Former North London poly faces demolition threat – owners launch fresh bid to pull down 1929 building

Thursday, 21st July 2011

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THE former North London Polytechnic building, which dates back to 1929 and is considered a key feature of Kentish Town’s architecture, is facing a new threat of demolition after its owners appealed against a decision to stop them knocking it down.

Councillors and residents celebrated a victory six months ago after a bid to renew planning permission to replace the Modernist red-brick building with a block of flats was rejected. 

Designed by renowned architectural firm Riley and Glanfield and currently a Pizza Express restaurant, it is currently being considered for listed status. 

But it may not survive long enough for English Heritage experts to award it protection.

Permission for the flats was originally granted to the owners five years ago, but when work failed to get started, developers had to reapply for permission.

The Town Hall’s planning committee turned them down last December, saying the building should never have been put at risk in the first place after hearing scores of objections to the scheme, including expert advice from conservation group the 20th Century Society.

An appeal against the decision to save it was lodged at the Whitehall planning inspectorate this week – meaning a government planning expert will decide if it stays or goes.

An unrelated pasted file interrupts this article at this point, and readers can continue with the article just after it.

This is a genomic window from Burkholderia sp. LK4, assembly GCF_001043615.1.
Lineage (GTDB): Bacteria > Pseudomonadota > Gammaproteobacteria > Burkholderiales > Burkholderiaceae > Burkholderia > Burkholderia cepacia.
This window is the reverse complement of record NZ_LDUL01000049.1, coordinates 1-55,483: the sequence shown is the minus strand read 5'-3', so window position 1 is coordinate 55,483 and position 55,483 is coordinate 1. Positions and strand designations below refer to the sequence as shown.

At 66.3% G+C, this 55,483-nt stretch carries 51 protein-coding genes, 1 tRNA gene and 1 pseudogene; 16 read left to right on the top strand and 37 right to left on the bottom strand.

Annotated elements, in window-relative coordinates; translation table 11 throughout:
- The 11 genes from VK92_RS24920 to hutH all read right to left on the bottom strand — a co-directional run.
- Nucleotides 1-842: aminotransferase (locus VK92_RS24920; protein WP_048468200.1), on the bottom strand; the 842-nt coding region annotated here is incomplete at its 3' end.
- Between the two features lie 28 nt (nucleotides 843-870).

The Prince of Wales Residents’ Association  chairman Alan Morris, who campaigned to save the building, said: “This is one of the most important buildings in our area and it is crazy that it is under threat. The application was rightly thrown out in December.”

He added that his association wanted the Kentish Town conservation area, which ends just metres away from the building, to be extended to include the former polytechnic, and urged people living in Kentish Town to write to the Whitehall inspector calling on them to dismiss the appeal.

Planning consultants DP9, representing the owners, were contacted by the New Journal to comment but did not do so.

No date has yet been set for the appeal. 

Published: 21 July 2011
by DAN CARRIER

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